Advance Cost: 500 XP
Effects: You immediately receive 1d5 Fate Points.
Every time you use a Fate Point you gain 1 Corruption Point.
Pilgrim Coins and Coffin Ships (Rogue Trader)
This house rule may be invoked by any explorer, without needing a specific Talent or Advance.
Rogue Traders deal with various other Imperial institutions, not the least of which is the Ecclesiarchy. Supporting crusades, ferrying pilgrims, and reclaiming lost relics are just some of the endeavours an intrepid trader may undertake in the name of the Imperial Creed.
Most dynasties will do so in the name of profit as well as for the glory of Him on Terra.
Others may do it for faith alone though. Such pious Rogue Traders may choose to receive no increase to their Profit Factor from a fitting Endeavour (which should include at least one Creed objective), gaining an equivalent number of Fate Points (to be divided among the characters) instead. I.e. for a Greater Endeavour the explorers would receive 3-4 Fate Points, but no Profit Factor increase.
Yet others are willing to sell their souls and the lives of the faithful for worldly riches to swell their coffers, taking aboard pilgrims just to sell them as slaves, press them into crew work gangs, or simply pack them into cargo holds prone to lose atmosphere, keeping recovered relics to themselves, marooning crusaders on airless moons, or abandoning them without the promised orbital support. After completing such a heinous act of treachery, the explorers may burn 1 Fate Point to increase Profit Factor by 1 point.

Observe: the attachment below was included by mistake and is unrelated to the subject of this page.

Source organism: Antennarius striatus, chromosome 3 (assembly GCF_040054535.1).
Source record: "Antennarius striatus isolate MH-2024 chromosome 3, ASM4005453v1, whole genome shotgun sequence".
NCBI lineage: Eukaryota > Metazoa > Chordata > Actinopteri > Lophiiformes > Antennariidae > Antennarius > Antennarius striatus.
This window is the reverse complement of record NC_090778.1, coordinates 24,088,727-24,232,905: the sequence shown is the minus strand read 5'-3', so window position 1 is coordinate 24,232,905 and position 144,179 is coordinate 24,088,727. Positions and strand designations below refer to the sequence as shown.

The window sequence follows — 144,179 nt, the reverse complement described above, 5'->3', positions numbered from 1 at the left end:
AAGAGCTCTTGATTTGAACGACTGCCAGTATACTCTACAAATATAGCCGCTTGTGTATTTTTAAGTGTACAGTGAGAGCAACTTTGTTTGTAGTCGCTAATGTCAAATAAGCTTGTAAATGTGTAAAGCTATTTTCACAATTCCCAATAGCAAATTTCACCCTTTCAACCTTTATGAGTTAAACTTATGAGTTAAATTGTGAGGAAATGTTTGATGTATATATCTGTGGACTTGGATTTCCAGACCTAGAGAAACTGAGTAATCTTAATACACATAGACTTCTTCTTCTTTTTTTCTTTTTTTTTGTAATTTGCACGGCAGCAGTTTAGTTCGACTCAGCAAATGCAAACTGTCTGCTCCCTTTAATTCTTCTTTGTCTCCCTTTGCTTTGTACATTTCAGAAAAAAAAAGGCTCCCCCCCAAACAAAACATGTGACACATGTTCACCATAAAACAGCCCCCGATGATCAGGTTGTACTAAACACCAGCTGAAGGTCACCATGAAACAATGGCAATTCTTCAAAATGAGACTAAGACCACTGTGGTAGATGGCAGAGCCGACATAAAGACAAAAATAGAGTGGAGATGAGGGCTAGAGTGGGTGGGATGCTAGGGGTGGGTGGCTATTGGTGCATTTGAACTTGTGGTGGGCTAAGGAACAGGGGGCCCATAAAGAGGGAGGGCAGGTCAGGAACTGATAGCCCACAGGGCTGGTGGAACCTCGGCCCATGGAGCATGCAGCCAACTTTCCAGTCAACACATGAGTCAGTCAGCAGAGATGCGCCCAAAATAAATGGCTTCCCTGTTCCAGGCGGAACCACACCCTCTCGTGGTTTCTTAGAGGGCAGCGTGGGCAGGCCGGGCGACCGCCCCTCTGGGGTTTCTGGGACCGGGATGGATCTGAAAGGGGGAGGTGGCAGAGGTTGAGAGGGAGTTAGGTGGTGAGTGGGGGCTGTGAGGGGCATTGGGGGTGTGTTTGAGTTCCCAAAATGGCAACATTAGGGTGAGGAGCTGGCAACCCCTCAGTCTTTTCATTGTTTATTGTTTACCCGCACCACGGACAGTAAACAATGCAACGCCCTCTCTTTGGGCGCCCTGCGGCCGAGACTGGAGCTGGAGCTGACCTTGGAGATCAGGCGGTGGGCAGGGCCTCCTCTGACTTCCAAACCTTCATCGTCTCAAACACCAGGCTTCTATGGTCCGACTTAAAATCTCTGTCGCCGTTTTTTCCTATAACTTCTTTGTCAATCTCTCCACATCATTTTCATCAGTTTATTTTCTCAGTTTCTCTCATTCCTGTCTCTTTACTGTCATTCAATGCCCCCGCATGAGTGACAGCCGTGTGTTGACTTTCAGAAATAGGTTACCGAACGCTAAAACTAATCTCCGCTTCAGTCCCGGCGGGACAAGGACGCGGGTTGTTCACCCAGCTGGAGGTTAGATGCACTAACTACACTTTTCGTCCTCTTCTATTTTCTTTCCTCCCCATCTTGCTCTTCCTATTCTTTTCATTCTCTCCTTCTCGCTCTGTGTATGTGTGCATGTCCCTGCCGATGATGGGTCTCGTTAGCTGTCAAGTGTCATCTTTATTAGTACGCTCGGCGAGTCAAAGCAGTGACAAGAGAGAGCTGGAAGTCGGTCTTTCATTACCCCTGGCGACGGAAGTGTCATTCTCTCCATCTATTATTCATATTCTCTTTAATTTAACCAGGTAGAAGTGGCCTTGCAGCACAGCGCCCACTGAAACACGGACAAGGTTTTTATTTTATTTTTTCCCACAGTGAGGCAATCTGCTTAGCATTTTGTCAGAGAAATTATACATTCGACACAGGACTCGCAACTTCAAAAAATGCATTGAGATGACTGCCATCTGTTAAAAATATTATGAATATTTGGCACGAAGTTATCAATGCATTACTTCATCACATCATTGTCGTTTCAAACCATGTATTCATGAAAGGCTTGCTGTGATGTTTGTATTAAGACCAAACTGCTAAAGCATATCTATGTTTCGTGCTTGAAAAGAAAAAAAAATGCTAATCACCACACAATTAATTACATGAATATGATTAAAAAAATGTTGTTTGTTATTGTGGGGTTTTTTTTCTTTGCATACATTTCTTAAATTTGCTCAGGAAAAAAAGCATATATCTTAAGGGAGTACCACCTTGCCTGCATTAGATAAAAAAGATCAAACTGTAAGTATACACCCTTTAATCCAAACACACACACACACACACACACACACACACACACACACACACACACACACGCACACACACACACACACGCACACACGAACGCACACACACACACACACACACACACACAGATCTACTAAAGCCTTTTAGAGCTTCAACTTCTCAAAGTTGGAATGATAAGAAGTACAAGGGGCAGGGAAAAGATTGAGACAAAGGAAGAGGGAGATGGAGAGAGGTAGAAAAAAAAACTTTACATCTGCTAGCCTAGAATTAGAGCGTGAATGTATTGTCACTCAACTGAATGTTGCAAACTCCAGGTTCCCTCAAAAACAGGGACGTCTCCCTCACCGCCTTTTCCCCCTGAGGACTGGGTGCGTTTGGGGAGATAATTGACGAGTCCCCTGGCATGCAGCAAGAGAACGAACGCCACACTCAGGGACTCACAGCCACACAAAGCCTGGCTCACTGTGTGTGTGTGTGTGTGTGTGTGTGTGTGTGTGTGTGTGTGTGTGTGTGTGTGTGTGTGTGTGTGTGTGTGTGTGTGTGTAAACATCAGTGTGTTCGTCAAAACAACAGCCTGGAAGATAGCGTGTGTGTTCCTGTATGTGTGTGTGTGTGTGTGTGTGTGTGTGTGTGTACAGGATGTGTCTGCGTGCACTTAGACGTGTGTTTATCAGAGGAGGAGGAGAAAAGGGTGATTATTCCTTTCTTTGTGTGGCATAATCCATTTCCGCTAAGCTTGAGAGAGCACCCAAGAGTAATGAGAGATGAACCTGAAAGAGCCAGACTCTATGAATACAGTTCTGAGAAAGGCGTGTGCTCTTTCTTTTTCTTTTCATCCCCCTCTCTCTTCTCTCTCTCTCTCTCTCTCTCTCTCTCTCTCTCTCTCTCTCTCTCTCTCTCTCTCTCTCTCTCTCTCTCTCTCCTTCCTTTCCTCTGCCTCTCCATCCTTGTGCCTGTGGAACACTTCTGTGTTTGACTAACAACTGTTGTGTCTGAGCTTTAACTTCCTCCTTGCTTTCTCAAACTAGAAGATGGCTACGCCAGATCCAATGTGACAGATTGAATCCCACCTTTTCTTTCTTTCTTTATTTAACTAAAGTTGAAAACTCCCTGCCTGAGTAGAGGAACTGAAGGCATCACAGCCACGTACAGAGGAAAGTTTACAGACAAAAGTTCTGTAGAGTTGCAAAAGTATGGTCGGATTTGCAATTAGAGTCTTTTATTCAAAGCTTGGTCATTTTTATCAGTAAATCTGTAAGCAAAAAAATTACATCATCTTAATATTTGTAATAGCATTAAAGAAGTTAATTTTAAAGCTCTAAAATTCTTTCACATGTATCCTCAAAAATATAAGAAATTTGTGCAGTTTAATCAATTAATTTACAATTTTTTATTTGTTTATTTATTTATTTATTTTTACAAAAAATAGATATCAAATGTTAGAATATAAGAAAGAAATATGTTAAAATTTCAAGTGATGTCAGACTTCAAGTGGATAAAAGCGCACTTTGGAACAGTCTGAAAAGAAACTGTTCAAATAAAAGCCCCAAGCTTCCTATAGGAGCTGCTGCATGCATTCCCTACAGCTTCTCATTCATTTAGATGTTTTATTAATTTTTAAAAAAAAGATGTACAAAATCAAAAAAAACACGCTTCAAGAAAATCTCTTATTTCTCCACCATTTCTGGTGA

Burning Demeanors (Deathwatch)
This house rule may be invoked by any battle brother, it does not require a specific Talent or Advance.
You may burn a Demeanor the same way you normally burn a Fate Point. The burned Demeanor is lost to your battle brother forever, and may never again be triggered (it may also not be burned a second time).
Burning a Demeanor in this way represents your battle brother overcoming some terrible ordeal, but only at great personal cost. The mental scars of his experience have robbed him of whatever part of his personality was encoded in his lost Demeanor.
Games Workshop, Warhammer 40,000, Warhammer 40,000 Roleplay, Dark Heresy, Rogue Trader, Deathwatch, and all associated marks, logos, names, and products are Intelectual Property of Games Workshop Limited and protected by Copyright. These items have been used unofficially and quoted exclusively as reference with no infringement on any associated rights intended and without implying endorsement by the copyright holder. Other contents of this article are published without permission or license.
Games Workshop, Warhammer 40,000, Warhammer 40,000 Roleplay, Dark Heresy, Rogue Trader, Deathwatch und alle zugehörigen Marken, Logos, Namen, und Produkte sind Geistiges Eigentum von Games Workshop Limited und urheberrechtlich geschützt. Diese Elemente wurden inoffiziell und ausschließlich als Referenz zitiert ohne die Absicht damit verbundene Rechte anzufechten und ohne eine Billigung durch den Rechteinhaber zu implizieren. Andere Inhalte dieses Artikels werden ohne Genehmigung oder Lizenz veröffentlicht.